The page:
While Ma only owns a 10% stake in Ant, an affiliate of e-commerce giant Alibaba Group Holding Ltd (9988.HK), he exercised control over the company through related entities, according to Ant’s IPO prospectus filed with the exchanges in 2020.

Hangzhou Yunbo, an investment vehicle for Ma, had control over two other entities that own a combined 50.5% stake of Ant, the prospectus showed.

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India seeks to overtake China as the fastest growing economy in the world

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India is going to step up spending to $529.7 billion in the 2022-23 fiscal year to build public infrastructure and drive economic growth to 8-8.5%, as it looks to dethrone China as the fastest growing economy. 

Indian Finance Minister Nirmala Sitharaman, while presenting the annual budget on Tuesday, said total government spending in FY23, beginning in April, will be 4.6% more than the current 2021-22 fiscal year.

But inflation poses a major risk for the country in achieving the targeted economic growth rate, according to an economic survey tabled by Sitharaman just a day ago.  

There is a threat of imported inflation from the depreciating rupee value against the US dollar and the rising global oil prices that have touched $90 a barrel last week, the survey found.

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“Although the high wholesale price index inflation is partly due to base effects and will even out, India does need to be wary of imported inflation, especially from elevated global energy prices,” the survey reads.

The consumer price index (CPI) or retail inflation shot up to 5.59% in December last year from 4.91% in November.

What does high inflation in India mean for Bangladesh? 

Zahid Hussain, former lead economist at the World Bank Bangladesh office, said that even before this year’s proposed budget, India’s rising inflation was identified as one of the biggest challenges behind the country’s rapid economic growth.

“I think this inflation will continue even in the third wave of the ongoing coronavirus in the country. And if that happens, it will affect our economy as well. In particular, our import costs may increase slightly,” Hussain warned.

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“Our business and economic ties with India are very old. Moreover, the import-export relationship between the two countries is quite strong. Especially our imports from India have been increasing for the last few years,” he told media.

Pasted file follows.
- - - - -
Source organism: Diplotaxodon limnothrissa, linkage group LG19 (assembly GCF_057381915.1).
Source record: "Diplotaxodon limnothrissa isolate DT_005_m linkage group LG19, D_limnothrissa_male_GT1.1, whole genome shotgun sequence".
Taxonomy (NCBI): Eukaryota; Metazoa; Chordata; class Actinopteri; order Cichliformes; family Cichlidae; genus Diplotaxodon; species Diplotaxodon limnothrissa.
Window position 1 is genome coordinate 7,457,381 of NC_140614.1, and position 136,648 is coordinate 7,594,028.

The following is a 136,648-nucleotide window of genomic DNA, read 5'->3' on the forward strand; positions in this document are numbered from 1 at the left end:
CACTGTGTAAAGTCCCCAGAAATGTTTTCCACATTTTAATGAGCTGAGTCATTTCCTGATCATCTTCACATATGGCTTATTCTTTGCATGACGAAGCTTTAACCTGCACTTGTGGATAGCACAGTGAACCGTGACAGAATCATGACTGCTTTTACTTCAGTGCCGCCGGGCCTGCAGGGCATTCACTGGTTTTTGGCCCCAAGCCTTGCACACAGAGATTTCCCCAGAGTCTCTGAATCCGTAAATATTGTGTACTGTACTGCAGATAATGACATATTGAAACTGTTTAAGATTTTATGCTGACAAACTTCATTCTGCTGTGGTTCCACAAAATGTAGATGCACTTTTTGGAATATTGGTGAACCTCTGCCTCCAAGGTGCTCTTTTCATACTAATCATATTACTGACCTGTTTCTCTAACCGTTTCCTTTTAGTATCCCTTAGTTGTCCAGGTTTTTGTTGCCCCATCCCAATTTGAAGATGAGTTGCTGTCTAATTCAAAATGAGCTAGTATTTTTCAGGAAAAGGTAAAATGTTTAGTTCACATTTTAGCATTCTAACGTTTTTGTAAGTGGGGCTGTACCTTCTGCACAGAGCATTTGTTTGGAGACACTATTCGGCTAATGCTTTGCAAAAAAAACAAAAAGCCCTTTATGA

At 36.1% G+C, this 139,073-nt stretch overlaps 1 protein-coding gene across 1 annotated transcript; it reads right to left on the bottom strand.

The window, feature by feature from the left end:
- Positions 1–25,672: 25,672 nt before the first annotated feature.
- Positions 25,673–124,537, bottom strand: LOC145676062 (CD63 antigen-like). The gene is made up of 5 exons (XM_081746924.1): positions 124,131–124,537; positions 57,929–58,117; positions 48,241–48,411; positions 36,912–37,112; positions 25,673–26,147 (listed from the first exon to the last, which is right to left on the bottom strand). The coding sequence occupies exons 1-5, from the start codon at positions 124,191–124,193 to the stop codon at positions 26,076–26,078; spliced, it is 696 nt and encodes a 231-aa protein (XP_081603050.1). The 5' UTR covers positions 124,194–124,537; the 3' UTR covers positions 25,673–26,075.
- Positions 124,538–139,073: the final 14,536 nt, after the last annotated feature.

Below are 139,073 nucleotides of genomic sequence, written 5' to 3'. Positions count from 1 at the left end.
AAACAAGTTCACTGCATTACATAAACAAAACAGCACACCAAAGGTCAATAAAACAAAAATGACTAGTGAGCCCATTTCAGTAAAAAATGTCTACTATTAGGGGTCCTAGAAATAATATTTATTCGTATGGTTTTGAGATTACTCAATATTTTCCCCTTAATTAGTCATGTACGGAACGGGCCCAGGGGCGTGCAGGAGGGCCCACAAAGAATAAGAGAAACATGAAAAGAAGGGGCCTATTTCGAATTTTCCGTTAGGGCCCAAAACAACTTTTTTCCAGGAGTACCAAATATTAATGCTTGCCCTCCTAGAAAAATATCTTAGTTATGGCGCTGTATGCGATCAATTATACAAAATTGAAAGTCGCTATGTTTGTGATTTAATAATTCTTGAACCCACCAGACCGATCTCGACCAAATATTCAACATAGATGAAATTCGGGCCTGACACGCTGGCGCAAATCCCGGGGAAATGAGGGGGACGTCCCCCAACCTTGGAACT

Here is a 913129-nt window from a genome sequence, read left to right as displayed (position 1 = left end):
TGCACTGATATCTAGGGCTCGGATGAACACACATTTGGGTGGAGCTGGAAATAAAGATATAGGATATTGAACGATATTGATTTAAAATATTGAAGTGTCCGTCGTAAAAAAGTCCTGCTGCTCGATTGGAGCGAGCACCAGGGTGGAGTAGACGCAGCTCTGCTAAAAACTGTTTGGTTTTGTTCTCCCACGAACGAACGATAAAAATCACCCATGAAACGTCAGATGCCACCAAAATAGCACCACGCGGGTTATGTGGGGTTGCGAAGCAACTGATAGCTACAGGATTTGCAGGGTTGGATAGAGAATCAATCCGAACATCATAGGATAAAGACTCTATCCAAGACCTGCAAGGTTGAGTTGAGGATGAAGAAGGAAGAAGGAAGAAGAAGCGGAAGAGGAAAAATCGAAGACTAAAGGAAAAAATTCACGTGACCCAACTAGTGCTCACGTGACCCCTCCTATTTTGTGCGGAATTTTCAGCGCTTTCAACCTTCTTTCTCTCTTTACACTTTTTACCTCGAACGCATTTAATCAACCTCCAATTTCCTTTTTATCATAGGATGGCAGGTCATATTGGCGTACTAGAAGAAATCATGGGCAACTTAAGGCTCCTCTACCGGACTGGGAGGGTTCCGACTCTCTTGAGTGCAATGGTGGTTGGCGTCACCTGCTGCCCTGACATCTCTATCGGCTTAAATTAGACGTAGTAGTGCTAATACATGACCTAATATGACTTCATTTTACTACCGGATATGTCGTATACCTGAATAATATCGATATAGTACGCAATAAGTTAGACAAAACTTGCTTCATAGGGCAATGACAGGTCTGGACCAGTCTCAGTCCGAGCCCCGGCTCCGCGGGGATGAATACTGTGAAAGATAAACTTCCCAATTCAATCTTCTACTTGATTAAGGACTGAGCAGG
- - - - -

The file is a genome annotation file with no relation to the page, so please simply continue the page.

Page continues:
“A recent Policy Times report predicted that Bangladesh would be the fourth largest export destination for India in the current FY22. So, Bangladesh is becoming important for them day by day. However, if this picture of import is different for us, the open market will remain,” the economist also said.

Shahidullah Azim, vice-president of the Bangladesh Garment Manufacturers and Exporters Association (BGMEA), said that Bangladesh imports yarn, fabric, cotton, and some other apparel-related raw materials from India.

“If the inflation rate rises in India, it will have an impact on the overall economic activity of the country. So naturally, there is a strong possibility that the prices of the products we import will go up,” he added.

However, he said, in this global free-market economy, there is no chance of being dependent on any particular country for both export and import.

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“If the prices of Indian products go up, we have to find another market to meet our import demand,” he added.

He also said that there are many countries in the world that export RMG related raw materials.

“If the prices go out of our reach, then we have to rush to those countries to find new import sources,” he added.

A director of Savar-based Aboni Fashions Limited also said their factory imports a major portion of yarn and fabric from India.